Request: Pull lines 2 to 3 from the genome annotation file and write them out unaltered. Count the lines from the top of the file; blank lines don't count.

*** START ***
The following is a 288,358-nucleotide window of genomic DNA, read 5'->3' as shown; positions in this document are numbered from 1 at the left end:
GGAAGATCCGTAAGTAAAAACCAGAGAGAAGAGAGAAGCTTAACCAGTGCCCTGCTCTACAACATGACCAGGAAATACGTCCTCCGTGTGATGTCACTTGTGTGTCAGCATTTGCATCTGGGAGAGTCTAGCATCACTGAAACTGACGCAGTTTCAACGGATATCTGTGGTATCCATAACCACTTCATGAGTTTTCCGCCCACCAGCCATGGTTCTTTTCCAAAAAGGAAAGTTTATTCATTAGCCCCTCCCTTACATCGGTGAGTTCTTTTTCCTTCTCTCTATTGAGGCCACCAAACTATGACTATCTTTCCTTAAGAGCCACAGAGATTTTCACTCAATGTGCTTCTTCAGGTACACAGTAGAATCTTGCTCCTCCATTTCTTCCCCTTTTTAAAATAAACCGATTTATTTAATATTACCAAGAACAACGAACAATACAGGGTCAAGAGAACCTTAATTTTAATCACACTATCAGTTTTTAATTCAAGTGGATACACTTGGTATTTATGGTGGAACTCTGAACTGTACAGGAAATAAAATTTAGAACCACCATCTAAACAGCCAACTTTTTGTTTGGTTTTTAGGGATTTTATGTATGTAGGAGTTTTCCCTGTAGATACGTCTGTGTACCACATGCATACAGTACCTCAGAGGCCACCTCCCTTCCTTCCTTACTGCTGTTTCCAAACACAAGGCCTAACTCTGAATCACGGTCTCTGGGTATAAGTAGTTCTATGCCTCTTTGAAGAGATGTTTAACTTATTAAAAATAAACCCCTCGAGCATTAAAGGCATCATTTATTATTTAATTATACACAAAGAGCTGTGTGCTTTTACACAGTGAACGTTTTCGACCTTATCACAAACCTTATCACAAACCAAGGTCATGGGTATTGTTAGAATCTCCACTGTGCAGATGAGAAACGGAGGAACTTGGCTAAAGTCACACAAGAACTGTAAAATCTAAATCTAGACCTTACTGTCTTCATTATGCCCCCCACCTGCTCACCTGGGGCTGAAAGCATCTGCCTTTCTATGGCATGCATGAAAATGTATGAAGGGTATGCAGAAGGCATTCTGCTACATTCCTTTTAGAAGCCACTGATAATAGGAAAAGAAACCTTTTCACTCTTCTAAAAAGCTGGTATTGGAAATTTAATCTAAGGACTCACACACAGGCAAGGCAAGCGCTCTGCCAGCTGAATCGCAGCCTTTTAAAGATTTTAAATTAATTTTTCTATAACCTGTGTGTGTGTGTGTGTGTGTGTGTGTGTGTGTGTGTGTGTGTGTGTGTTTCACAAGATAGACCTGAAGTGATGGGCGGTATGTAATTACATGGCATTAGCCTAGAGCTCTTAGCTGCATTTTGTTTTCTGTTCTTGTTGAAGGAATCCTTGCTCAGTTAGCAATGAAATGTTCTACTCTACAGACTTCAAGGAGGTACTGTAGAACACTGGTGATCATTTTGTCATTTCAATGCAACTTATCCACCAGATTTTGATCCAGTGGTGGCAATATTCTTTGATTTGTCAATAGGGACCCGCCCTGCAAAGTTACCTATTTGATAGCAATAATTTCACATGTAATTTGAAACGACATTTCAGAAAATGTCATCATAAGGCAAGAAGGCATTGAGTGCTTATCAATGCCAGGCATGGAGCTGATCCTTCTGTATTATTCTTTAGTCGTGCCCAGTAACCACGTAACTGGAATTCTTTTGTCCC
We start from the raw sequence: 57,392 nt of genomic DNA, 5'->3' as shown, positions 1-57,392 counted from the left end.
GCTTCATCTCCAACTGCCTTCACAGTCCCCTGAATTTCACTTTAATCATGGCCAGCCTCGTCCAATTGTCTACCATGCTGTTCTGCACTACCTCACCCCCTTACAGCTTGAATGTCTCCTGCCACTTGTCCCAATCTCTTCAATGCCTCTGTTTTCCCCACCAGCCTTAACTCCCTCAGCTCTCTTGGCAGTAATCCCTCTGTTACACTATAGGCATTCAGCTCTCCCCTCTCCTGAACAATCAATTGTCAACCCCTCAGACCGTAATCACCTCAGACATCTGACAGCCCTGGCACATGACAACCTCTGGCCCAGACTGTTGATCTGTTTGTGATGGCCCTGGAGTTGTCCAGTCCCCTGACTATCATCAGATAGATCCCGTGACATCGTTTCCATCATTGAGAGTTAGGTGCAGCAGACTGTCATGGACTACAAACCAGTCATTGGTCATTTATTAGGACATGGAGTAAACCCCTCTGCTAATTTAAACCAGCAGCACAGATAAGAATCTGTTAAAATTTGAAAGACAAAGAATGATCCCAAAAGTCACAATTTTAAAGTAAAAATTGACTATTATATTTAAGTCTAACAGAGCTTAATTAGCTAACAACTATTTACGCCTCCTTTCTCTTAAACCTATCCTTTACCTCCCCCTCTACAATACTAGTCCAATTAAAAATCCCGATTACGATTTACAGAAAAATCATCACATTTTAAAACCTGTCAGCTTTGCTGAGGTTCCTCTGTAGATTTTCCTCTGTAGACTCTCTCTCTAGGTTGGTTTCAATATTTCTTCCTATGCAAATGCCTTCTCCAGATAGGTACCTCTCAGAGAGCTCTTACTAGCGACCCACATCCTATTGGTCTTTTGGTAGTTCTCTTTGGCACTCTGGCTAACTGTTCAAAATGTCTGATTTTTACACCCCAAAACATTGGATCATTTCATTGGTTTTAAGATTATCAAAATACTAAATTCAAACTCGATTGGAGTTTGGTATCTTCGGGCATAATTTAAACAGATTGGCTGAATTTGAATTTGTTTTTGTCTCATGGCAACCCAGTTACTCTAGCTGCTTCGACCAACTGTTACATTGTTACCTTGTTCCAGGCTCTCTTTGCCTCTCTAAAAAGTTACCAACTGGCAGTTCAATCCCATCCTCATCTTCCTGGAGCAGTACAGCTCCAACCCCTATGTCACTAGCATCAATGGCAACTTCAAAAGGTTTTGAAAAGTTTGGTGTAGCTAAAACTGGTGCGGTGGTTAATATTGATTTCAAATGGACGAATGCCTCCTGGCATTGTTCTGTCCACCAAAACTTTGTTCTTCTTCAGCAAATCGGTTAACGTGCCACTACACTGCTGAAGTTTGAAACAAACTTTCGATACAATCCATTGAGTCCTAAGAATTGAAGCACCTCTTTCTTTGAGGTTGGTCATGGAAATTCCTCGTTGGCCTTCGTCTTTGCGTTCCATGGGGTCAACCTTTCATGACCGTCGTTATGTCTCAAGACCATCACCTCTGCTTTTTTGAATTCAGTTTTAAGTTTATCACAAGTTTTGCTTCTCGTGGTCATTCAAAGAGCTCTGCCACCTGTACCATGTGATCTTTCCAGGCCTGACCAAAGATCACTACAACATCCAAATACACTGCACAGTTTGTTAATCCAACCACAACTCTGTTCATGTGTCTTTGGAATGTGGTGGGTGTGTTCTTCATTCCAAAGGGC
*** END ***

GGAAGATCCGTAAGTAAAAACCAGAGAGAAGAGAGAAGCTTAACCAGTGCCCTGCTCTACAACATGACCAGGAAATACGTCCTCCGTGTGATGTCACTTGTGTGTCAGCATTTGCATCTGGGAGAGTCTAGCATCACTGAAACTGACGCAGTTTCAACGGATATCTGTGGTATCCATAACCACTTCATGAGTTTTCCGCCCACCAGCCATGGTTCTTTTCCAAAAAGGAAAGTTTATTCATTAGCCCCTCCCTTACATCGGTGAGTTCTTTTTCCTTCTCTCTATTGAGGCCACCAAACTATGACTATCTTTCCTTAAGAGCCACAGAGATTTTCACTCAATGTGCTTCTTCAGGTACACAGTAGAATCTTGCTCCTCCATTTCTTCCCCTTTTTAAAATAAACCGATTTATTTAATATTACCAAGAACAACGAACAATACAGGGTCAAGAGAACCTTAATTTTAATCACACTATCAGTTTTTAATTCAAGTGGATACACTTGGTATTTATGGTGGAACTCTGAACTGTACAGGAAATAAAATTTAGAACCACCATCTAAACAGCCAACTTTTTGTTTGGTTTTTAGGGATTTTATGTATGTAGGAGTTTTCCCTGTAGATACGTCTGTGTACCACATGCATACAGTACCTCAGAGGCCACCTCCCTTCCTTCCTTACTGCTGTTTCCAAACACAAGGCCTAACTCTGAATCACGGTCTCTGGGTATAAGTAGTTCTATGCCTCTTTGAAGAGATGTTTAACTTATTAAAAATAAACCCCTCGAGCATTAAAGGCATCATTTATTATTTAATTATACACAAAGAGCTGTGTGCTTTTACACAGTGAACGTTTTCGACCTTATCACAAACCTTATCACAAACCAAGGTCATGGGTATTGTTAGAATCTCCACTGTGCAGATGAGAAACGGAGGAACTTGGCTAAAGTCACACAAGAACTGTAAAATCTAAATCTAGACCTTACTGTCTTCATTATGCCCCCCACCTGCTCACCTGGGGCTGAAAGCATCTGCCTTTCTATGGCATGCATGAAAATGTATGAAGGGTATGCAGAAGGCATTCTGCTACATTCCTTTTAGAAGCCACTGATAATAGGAAAAGAAACCTTTTCACTCTTCTAAAAAGCTGGTATTGGAAATTTAATCTAAGGACTCACACACAGGCAAGGCAAGCGCTCTGCCAGCTGAATCGCAGCCTTTTAAAGATTTTAAATTAATTTTTCTATAACCTGTGTGTGTGTGTGTGTGTGTGTGTGTGTGTGTGTGTGTGTGTGTGTGTTTCACAAGATAGACCTGAAGTGATGGGCGGTATGTAATTACATGGCATTAGCCTAGAGCTCTTAGCTGCATTTTGTTTTCTGTTCTTGTTGAAGGAATCCTTGCTCAGTTAGCAATGAAATGTTCTACTCTACAGACTTCAAGGAGGTACTGTAGAACACTGGTGATCATTTTGTCATTTCAATGCAACTTATCCACCAGATTTTGATCCAGTGGTGGCAATATTCTTTGATTTGTCAATAGGGACCCGCCCTGCAAAGTTACCTATTTGATAGCAATAATTTCACATGTAATTTGAAACGACATTTCAGAAAATGTCATCATAAGGCAAGAAGGCATTGAGTGCTTATCAATGCCAGGCATGGAGCTGATCCTTCTGTATTATTCTTTAGTCGTGCCCAGTAACCACGTAACTGGAATTCTTTTGTCCC
We start from the raw sequence: 57,392 nt of genomic DNA, 5'->3' as shown, positions 1-57,392 counted from the left end.